Explained: How a women’s basketball team helped Rev Warnock enter US Senate


That players of Georgia’s Women’s National Basketball Association (WNBA) team Atlanta Dream – named after Dr Martin Luther King Jr – campaigned for a Black Democrat in the Senate runoff races, isn’t surprising.

What made this summer of quiet, persistent protest fascinating was that the Rev Raphael Warnock, a Black pastor, was contesting against the co-owner of Atlanta Dream, the sitting Republican Senator Kelly Loeffler.

Rev. Warnock defeated Sen. Loeffler in the January 5 runoff, becoming the first Black Democratic Senator from the United States South.

As a pastor since 2005 at the Ebenezer Baptist Church in Atlanta, Rev. Warnock preaches from the same pulpit from which Dr King spoke as co-pastor from 1960 until his assassination in 1968. The historic church is where the funerals of both Dr King and the iconic civil rights campaigner, Congressman John Lewis, were held.

Loeffler had asked the 67 per cent Black-majority WNBA to stay away from Black Lives Matter protests. Appalled by her anti-BLM stance, her team wore ‘Vote Warnock’ shirts at televised warm-ups through the summer, raising his profile. Atlanta Dream found raging support in other teams.

On Wednesday, Layshia Clarendon of the WNBA team New York Liberty tweeted: “Woke up and just smiled remembering that one time Kelly Loeffler tried to come for the W and we helped @ReverendWarnock take her senate seat. Winning never felt so damn good.”

How did Loeffler wade into this self-created quicksand?

In July 2020, Loeffler wrote to WNBA Commissioner Cathy Engelbert urging her to “remove politics from sports”, that is, drop their decision to dedicate the season to social justice. Denouncing women players for speaking out on the BLM and Say Her Name movements after the police killings of George Floyd and Breonna Taylor, Loeffler was seeking to pander to pro-Trump Georgian Republicans who scoffed at the BLM protests, The Washington Post reported.
This happened when the delayed season was re-assembling, and BLM was front, right, and centre on the playing courts. Rev. Warnock was still largely unknown at the time.

How did Atlanta Dream players react?

Aghast that their owner would seek to stifle their voices, the team players consulted lawyers and players unions in August to decide on a strategy. Union president Nneka Ogwumike of the Los Angeles Sparks and Seattle Storm’s champion player Sue Bird suggested the team should check out Loeffler’s Senate competition in the November elections.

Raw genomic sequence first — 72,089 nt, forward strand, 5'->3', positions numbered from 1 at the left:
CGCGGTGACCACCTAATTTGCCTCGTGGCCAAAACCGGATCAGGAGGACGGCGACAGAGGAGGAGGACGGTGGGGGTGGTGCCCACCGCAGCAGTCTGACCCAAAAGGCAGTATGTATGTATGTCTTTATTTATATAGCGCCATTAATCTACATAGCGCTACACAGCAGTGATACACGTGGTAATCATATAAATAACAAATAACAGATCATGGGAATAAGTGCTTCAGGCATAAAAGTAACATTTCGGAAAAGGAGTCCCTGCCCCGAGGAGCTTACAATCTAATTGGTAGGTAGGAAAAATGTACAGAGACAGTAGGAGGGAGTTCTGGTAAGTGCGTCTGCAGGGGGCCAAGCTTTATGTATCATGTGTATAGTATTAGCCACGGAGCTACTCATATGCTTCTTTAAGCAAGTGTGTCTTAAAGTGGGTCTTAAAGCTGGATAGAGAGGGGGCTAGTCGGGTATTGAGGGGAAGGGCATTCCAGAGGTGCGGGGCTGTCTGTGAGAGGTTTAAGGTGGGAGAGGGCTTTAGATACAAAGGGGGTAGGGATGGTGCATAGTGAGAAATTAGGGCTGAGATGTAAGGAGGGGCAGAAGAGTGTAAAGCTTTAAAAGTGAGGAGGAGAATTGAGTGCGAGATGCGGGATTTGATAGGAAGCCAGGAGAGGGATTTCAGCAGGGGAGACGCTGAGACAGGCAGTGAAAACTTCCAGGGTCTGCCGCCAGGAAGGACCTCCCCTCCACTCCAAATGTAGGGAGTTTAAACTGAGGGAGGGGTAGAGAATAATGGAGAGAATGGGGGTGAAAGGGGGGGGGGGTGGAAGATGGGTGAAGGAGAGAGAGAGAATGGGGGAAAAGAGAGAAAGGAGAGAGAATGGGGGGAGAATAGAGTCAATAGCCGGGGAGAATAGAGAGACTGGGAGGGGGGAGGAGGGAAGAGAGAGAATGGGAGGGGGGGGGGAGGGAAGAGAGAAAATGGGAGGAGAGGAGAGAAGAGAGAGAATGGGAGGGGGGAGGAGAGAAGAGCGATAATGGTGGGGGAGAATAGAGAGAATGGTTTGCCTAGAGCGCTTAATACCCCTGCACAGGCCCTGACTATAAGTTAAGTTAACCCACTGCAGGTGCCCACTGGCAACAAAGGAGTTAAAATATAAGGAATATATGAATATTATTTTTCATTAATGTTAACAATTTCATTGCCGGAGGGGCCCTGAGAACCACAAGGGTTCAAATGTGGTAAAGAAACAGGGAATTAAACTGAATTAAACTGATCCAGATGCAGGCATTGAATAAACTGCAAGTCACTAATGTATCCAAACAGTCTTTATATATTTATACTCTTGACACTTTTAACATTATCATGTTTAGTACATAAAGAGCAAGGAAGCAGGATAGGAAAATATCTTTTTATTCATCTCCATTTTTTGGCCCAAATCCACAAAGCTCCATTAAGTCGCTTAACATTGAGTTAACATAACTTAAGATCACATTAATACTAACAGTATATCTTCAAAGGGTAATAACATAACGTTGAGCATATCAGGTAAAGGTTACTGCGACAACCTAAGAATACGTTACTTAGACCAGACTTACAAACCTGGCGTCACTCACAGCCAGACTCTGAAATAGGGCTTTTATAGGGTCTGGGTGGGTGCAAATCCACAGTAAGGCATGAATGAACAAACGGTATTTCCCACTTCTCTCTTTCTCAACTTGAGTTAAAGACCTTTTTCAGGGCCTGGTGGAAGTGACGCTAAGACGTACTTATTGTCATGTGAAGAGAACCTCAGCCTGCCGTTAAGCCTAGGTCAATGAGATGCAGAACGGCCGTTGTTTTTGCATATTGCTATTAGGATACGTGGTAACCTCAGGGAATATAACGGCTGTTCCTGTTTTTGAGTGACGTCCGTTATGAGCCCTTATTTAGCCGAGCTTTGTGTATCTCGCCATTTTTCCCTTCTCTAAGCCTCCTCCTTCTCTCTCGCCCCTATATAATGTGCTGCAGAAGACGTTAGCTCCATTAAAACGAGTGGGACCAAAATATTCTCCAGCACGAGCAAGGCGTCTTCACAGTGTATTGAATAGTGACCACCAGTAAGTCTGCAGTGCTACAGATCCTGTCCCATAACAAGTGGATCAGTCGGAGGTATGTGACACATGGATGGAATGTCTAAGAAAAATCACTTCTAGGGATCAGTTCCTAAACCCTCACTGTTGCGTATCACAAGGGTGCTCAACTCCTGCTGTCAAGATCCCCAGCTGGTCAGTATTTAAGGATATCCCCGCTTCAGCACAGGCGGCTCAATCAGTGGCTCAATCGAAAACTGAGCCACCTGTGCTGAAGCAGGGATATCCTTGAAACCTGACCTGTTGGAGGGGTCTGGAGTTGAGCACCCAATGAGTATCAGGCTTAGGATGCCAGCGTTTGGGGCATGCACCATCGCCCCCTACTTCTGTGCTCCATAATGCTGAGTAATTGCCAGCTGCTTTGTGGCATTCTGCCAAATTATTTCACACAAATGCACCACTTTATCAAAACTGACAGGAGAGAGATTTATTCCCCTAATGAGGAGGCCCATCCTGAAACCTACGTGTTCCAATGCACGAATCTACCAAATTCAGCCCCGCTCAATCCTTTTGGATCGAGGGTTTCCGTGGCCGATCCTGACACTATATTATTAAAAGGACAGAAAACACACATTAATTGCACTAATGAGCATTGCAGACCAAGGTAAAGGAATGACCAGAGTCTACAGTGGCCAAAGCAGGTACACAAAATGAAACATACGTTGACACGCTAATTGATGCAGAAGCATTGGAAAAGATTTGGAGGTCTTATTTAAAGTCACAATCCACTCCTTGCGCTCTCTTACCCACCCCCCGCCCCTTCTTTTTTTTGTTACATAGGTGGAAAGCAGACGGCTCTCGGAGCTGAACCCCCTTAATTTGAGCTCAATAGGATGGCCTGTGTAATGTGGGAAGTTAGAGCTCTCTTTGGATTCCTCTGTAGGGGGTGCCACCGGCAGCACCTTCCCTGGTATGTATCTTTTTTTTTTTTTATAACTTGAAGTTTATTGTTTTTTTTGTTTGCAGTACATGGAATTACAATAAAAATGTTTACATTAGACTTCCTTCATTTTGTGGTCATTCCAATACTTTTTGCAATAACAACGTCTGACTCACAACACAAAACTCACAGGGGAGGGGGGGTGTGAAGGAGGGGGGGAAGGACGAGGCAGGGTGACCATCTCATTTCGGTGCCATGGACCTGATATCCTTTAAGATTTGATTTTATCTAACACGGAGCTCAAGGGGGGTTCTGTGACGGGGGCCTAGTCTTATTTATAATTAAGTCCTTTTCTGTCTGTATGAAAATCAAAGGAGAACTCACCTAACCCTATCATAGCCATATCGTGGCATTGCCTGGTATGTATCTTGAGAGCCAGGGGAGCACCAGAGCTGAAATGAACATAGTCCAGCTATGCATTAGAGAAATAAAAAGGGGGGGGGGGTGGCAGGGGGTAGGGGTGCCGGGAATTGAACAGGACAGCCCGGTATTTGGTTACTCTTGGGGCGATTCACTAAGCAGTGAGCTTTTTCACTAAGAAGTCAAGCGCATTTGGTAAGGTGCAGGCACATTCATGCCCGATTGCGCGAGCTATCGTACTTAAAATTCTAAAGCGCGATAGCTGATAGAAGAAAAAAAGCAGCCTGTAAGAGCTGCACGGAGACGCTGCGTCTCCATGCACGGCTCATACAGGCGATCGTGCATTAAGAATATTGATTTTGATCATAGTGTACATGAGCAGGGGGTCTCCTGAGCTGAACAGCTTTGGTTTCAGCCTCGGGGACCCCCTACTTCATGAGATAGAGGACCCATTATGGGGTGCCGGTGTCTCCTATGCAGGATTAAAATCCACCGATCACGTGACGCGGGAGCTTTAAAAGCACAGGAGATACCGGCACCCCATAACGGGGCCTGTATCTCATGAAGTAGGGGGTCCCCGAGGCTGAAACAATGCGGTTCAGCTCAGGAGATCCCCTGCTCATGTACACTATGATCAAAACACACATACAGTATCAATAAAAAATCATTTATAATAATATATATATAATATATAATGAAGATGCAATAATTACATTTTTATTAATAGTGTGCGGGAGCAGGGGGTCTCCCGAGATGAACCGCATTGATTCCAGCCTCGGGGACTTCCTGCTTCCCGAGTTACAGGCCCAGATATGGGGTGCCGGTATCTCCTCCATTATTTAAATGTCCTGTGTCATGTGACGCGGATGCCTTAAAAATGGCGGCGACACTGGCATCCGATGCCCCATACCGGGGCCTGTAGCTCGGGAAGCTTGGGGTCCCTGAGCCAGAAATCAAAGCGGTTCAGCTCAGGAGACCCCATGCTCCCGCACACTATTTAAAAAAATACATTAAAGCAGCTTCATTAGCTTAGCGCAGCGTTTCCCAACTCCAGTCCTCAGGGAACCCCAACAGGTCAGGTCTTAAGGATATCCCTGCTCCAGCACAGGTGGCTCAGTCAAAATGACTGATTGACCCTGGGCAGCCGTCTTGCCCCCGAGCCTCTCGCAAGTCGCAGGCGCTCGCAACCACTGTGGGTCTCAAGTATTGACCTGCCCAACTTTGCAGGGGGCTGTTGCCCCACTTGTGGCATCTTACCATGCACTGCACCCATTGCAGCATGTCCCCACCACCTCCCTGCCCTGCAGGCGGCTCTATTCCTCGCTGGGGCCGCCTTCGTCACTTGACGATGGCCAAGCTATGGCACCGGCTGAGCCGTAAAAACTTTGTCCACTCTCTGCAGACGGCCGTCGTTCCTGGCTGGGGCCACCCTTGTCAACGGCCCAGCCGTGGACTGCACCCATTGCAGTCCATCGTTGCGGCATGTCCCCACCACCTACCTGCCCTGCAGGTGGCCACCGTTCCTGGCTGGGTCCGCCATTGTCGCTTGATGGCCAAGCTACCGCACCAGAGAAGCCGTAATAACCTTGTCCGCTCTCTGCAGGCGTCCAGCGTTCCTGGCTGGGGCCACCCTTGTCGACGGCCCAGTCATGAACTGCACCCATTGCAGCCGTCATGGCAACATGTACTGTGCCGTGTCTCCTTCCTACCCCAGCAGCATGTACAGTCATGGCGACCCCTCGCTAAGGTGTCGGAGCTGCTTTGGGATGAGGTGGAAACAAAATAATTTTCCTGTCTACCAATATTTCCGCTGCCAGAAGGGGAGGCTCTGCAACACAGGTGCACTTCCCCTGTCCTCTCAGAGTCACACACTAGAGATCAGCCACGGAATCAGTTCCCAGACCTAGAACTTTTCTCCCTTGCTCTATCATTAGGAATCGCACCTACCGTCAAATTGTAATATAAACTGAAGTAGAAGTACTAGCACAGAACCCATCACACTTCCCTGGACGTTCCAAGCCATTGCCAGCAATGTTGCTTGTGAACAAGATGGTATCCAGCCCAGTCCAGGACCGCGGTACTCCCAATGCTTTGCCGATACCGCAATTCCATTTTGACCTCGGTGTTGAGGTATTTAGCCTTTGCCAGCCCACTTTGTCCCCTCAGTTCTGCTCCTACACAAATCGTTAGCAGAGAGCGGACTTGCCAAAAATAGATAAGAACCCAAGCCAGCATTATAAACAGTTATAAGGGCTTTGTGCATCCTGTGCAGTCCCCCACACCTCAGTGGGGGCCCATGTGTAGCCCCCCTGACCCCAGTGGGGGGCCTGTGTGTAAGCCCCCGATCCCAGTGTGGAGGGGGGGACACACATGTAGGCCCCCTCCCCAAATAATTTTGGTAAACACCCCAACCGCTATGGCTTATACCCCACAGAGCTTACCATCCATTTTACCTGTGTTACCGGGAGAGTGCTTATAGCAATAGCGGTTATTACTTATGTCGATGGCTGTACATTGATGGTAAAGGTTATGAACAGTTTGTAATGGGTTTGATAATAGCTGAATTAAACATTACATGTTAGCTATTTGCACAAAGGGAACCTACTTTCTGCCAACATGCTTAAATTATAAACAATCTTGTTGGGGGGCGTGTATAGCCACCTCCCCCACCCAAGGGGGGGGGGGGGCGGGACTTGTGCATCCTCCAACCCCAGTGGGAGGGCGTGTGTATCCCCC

Stacey Abrams, the respected Democratic political organiser who had narrowly lost the race for Governor earlier, helped players across the league meet with Rev. Warnock over Zoom. Once assured, the league got behind the pastor.

What did the players actually do?

From August, the Dream donned Warnock’s name on their warm-up gear in televised games. For a whole week, other WNBA teams from New York, Seattle, Chicago, and Phoenix wore “Vote Warnock” shirts during warmups in televised games.
Engaging in mass voter education, sporting names of Black victims of police brutality, and Dream guard Renee Montgomery, sat out the 2020 WNBA season to focus on social justice initiatives. They sustained the movement right up to this week, urging voters to track online if their vote had been counted.

How did the league respond?

After Loeffler dubbed BLM “mob rule”, the league distanced itself from Loeffler, clarifying she wasn’t part of day-to-day operations of the team.
“The WNBA is based on the principle of equal and fair treatment of all people and we, along with the teams and players, will continue to use our platforms to vigorously advocate for social justice,” the league said.

Loeffler has also taken positions against abortion rights – while owning a women’s franchise. Her views invited calls for a sanction from WNBA superstars Bird, Natasha Cloud of the Washington Mystics, and Skylar Diggins-Smith of the Phoenix Mercury – even though Dream players never mentioned her by name or attacked her; they just supported Rev. Warnock.

The league kicked off the season with uniforms bearing names of George Floyd and Breonna Taylor, a big leap from 2016 when black shirts were fined. WNBA had taken up the cudgels at least two years before the NBA woke up to BLM.

How did the players’ support help Warnock?

The league has 144 players who have fought for equal pay for years, and “developed this backbone”, Bird, a WNBA legend herself, said. Within 48 hours of the players coming out sporting Warnock shirts, his campaign raised more than $185,000 online, and added 3,000 grassroots donors, CBS reported. Warnock would eventually win with 92 per cent of the Black vote, and also give a leg-up to his fellow Senate runner, Georgian Democrat Jon Ossof, the son of Jewish immigrants, who defeated Sen. David Perdue in the second runoff.

What about the team ownership now?

While Loeffler has insisted that she has no plans to sell, NBA legend LeBron James has announced that he has put together a consortium willing to buy, should the opportunity arise.

Loeffler was accused last year of benefitting from stock trades worth millions just before the general public was informed of the severity of Covid-19. The Senator, who sat on crucial health committees, sold shares in industries that were expected to be affected adversely by the coming epidemic in late January, and bought in companies making protective gear and telecommuting.

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Her personal integrity is in shambles, and after the election defeat, it remains to be seen if she can hold on to the Dream.

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